Friday, November 2, 2007

Water, Water, Everywhere, and None is Fit to Drink

So I'm being all domestic and crap yesterday doing a couple loads of laundry and some dishes. All is going as well as can be expected, what with doing dishes and laundry, until I head downstairs to move the laundry to the dryer. As I round the corner I notice water on the floor around the floor drain. Hey, that's not supposed to be there! I figure it was just a burp in the line and think little more of it after I cleaned it up and mopped around the drain with bleach (I do not want to know what was in the drain). In goes another load of laundry and back to the dishes and other misc work. I come back down in a half hour and find even more water on the floor than the last time! SHIT! I did what little I could to find out what's blocking the line, but I know I don't have the tools or expertise to fix this. I have to call an expert.

Not knowing what it'll take to overflow the line and not wanting to risk a cesspool swimming pool in the basement, I look for a way to block the drain. My rationale tells me that if the floor drain is blocked, the water in the drain would need to back up far enough to start filling the laundry tub. Much better option than having the whole floor covered. I don't have anything to plug the drain, so I go to Plan B. I pulled an extra toilet wax-ring off the shelf of renovation supplies and seat it over the floor drain. On top of that goes a 5 gallon bucket filled with water. It sealed nicely and kept any extra moisture under ground where it belongs. That was all yesterday.

Today, I call a local plumber figuring I might as well keep the money local if possible. They say they'll have somebody over between 3:00 and 5:00. The guy was right on time (actually 5 minutes early at 2:55) and got to work. First, a 50' power-snake was sent down through the floor drain. From what we could tell, it looked like the blockage was under the foundation of the house and would probably come out easily. He was running water through the drain the whole time to make sure it flushed through, and eventually that water started backing up. The blockage was farther down the line towards the street. He moved the snake to the cleanout closest to the road, about 20' closer than he was previously, and ran it through again. No dice, it's still blocked. Out comes the big gun, a 100' power snake with a rotating blade which will cut through roots, turds, or whatever it hits. It takes him almost all 100', but he finally hits the blockage and everything suddenly flushes through. This evil-looking tool scrapes the whole pipe clean of build-up, so we should be good for many more nights of Mexican food.

Total cost: $145.00 to keep the pipes flowing. Not bad, considering I was going to run a 30' snake through it to see if I could find the blockage. Looking back, that wouldn't have done jack squat, so it's $145.00 well spent.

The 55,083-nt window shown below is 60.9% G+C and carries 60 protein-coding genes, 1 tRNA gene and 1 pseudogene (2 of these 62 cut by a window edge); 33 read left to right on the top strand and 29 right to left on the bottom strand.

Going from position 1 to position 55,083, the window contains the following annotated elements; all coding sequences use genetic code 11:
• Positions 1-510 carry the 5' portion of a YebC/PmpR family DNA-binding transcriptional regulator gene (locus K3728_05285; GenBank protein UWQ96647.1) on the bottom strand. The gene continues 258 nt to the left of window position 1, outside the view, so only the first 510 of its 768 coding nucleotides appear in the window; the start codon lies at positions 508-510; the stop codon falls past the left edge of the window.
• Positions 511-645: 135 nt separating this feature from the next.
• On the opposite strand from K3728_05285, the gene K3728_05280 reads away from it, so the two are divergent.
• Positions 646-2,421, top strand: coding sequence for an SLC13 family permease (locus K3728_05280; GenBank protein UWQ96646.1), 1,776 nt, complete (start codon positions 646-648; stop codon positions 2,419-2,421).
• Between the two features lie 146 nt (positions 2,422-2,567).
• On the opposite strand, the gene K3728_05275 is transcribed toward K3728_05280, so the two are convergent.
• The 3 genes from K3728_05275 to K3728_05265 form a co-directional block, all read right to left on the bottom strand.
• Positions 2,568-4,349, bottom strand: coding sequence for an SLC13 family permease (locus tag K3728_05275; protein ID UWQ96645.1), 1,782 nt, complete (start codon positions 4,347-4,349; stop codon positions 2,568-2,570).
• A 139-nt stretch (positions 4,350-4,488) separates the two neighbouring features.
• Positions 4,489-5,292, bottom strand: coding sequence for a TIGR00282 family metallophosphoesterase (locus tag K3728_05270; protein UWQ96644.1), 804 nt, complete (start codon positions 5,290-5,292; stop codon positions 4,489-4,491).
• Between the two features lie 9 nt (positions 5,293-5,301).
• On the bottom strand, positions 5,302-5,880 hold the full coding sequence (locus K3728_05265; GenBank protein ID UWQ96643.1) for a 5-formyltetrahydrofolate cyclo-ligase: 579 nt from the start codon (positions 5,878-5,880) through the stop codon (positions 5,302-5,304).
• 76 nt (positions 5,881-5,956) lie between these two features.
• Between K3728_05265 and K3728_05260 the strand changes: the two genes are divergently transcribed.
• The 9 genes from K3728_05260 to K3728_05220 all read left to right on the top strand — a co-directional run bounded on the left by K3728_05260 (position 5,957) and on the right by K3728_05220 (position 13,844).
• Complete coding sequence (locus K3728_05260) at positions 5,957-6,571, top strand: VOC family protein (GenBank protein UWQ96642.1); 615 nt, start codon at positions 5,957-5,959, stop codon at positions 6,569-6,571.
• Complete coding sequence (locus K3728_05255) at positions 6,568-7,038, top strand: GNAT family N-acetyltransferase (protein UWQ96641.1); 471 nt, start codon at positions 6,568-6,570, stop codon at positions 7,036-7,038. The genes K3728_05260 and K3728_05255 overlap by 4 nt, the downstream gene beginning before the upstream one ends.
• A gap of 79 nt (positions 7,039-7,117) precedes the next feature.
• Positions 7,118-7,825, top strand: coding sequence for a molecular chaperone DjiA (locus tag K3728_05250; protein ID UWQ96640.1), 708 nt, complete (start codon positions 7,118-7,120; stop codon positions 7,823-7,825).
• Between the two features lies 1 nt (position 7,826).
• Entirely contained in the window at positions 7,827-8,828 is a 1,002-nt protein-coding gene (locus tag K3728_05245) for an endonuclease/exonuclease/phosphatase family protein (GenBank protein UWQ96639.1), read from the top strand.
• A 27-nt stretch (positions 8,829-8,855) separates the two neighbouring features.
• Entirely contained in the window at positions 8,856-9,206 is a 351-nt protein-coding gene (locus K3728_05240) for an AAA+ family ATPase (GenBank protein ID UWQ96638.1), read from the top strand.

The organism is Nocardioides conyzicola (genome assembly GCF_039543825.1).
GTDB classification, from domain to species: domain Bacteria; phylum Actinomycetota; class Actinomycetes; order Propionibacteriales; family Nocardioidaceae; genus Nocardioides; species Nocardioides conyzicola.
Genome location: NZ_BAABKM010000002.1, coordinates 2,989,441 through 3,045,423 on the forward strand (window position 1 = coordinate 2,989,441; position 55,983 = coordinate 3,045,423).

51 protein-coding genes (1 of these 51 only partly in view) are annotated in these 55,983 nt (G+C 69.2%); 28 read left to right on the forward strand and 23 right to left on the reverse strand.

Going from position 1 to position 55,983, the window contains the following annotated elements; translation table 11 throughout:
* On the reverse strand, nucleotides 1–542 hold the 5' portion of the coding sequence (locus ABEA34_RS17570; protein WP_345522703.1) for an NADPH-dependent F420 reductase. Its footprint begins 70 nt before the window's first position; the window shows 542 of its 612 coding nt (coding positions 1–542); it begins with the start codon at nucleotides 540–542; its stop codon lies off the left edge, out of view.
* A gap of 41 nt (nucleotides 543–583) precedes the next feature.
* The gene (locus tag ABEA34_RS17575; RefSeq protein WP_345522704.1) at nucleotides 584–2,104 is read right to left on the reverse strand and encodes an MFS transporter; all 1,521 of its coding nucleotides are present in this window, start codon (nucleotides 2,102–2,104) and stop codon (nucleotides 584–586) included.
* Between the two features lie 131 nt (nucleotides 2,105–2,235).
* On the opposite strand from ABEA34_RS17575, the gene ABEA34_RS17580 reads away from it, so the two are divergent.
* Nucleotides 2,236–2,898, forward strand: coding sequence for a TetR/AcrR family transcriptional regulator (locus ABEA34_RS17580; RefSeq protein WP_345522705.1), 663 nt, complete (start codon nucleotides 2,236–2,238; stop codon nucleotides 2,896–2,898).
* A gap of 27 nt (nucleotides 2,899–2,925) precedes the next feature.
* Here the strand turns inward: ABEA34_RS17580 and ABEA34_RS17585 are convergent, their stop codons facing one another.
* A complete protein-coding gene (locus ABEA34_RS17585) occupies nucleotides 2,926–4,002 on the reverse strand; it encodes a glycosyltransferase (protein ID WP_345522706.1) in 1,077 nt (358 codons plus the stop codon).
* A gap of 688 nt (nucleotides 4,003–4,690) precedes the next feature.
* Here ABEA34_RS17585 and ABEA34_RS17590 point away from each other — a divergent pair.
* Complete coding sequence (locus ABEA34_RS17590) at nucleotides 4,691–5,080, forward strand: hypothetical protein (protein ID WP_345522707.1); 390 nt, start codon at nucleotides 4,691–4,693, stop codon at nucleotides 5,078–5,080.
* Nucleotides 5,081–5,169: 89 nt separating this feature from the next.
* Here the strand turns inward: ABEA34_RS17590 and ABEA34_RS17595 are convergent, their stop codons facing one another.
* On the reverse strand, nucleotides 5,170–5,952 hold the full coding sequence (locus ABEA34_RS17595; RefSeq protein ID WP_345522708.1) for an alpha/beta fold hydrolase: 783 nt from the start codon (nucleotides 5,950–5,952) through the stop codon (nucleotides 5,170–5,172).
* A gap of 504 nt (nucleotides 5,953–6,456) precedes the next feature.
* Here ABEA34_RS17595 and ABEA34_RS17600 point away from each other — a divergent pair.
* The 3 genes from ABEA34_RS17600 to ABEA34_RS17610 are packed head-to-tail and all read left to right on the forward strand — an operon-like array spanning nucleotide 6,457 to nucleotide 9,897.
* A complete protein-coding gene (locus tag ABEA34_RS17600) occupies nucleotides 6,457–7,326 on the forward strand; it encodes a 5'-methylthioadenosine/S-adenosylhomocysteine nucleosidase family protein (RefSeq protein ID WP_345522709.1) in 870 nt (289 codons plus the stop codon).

I had another guy from the same company come out an hour later to test our water (the first guy only snakes drains, the second guy does the "less crappy" work. I wanted to get an estimate on replacing the water softener with one made since the Kennedy Administration, and also wanted to get a price on an iron filter and water heater replacement. I could probably do all this install work myself, but that'd be a LOT of plumbing work and I don't think I want to load my plate that much right now. In round numbers, it'll run $1,000 for a new larger water softener (the water measured 25 grains directly from the well) and $1,750 for the iron filter. He said our water only measures 1 ppm of iron which he said is pretty low, but he's either wrong or the iron was hiding, 'cause we got waaaay to freakin' much iron in the water. Add to this another $200 to upgrade our existing supply lines to 1". That should help provide a more consistent pressure, which would be nice. Nothing says fun like somebody flushing a toilet while you're in the shower and having the pressure drop to next to nothing...

I had him quote me a replacement water heater as well, something which I have planned to do myself. There's another $1,000 which includes a slightly larger gas water heater and fixing the code "issues" for the current gas supply line. On top of that, I'll either need to spend $400 to put a chimney liner in (the furnace doesn't use the chimney anymore, and there isn't enough heat from the water heater to burn out the winter moisture - not a good thing for the chimney) or spend that $400 to convert the new gas water heater to a power vent model which would vent out the side of the house. Probably better to go with the power vent, even though it'll mean a little more electrical work for me. That way I could tear the chimney down and patch the roof to hide the fact that there ever was one. That would also eliminate a very likely place for the roof to leak. No matter how I slice it, to fully upgrade the water system in the house it'll cost me just over $4,000. We'll see what happens, stay tuned.